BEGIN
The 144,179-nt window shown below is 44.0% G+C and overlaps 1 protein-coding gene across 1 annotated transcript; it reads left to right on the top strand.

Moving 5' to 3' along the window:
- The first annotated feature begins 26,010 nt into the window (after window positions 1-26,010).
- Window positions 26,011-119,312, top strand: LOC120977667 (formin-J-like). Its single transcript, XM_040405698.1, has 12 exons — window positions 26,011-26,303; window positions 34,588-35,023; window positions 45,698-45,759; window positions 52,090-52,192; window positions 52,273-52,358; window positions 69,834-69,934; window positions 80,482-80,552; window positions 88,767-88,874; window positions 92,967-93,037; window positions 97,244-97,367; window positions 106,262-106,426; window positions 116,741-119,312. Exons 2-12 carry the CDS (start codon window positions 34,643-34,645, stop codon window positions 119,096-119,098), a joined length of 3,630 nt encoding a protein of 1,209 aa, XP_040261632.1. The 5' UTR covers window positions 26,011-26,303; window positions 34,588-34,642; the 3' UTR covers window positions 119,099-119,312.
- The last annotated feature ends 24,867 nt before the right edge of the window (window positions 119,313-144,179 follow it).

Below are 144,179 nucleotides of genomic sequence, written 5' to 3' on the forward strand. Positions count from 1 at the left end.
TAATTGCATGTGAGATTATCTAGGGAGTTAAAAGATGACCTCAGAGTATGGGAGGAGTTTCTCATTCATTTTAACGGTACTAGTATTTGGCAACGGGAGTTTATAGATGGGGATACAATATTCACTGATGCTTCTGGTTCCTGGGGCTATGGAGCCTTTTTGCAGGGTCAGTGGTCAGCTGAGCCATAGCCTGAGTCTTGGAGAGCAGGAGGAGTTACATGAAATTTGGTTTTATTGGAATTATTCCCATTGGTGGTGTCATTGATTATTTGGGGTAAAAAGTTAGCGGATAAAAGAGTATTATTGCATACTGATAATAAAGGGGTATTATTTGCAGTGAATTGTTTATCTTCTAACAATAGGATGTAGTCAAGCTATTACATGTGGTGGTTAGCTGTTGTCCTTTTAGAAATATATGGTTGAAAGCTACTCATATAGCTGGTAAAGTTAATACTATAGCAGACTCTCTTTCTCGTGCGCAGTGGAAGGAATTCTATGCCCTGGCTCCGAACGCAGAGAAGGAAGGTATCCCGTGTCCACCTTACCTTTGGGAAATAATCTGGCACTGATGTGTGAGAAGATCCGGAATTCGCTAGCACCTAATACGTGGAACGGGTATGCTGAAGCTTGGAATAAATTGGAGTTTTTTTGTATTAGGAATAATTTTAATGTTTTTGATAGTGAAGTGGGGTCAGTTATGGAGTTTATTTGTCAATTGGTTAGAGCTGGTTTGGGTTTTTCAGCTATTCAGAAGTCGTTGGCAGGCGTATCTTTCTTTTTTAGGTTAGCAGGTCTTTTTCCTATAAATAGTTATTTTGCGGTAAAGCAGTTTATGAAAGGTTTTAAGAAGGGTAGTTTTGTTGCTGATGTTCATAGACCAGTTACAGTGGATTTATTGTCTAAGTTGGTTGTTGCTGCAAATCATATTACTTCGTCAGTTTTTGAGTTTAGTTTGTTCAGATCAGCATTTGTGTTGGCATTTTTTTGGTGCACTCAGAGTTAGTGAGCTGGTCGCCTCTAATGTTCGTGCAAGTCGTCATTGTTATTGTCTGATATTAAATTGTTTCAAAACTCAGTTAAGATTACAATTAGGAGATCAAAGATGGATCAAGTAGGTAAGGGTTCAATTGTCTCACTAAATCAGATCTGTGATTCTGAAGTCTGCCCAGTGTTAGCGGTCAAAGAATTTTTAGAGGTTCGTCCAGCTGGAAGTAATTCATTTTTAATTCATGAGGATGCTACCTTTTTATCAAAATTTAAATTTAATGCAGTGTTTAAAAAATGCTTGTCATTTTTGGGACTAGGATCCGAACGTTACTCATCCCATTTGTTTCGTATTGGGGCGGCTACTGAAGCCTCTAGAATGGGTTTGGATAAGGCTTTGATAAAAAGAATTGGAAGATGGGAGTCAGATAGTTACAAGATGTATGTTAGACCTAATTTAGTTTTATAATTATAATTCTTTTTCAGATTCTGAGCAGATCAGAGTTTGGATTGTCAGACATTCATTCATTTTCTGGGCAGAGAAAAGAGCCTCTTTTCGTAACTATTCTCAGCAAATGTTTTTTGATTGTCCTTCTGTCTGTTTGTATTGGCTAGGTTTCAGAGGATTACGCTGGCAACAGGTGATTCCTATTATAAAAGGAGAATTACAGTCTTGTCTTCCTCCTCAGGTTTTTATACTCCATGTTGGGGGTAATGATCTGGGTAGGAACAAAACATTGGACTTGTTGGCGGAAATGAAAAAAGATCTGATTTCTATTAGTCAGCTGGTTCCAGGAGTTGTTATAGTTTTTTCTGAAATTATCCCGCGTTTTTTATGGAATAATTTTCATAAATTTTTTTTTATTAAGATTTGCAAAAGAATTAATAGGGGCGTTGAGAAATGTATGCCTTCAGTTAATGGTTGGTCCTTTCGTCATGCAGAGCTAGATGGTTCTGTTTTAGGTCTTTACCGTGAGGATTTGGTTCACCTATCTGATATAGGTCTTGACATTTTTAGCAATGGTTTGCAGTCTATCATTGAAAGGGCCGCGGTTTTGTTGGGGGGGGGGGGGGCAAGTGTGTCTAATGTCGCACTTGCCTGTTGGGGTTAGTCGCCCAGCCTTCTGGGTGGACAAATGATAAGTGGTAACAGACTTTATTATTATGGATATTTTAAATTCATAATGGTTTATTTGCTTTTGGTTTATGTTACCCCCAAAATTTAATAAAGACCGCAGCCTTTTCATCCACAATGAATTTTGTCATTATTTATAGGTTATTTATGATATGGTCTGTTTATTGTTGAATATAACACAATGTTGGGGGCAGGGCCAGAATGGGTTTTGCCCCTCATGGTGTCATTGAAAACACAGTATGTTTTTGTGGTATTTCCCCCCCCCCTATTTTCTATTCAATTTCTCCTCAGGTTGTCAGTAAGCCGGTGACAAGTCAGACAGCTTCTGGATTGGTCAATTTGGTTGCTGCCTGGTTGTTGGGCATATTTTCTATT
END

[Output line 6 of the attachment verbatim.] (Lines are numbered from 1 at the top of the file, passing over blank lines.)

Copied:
Below are 144,179 nucleotides of genomic sequence, written 5' to 3' on the forward strand. Positions count from 1 at the left end.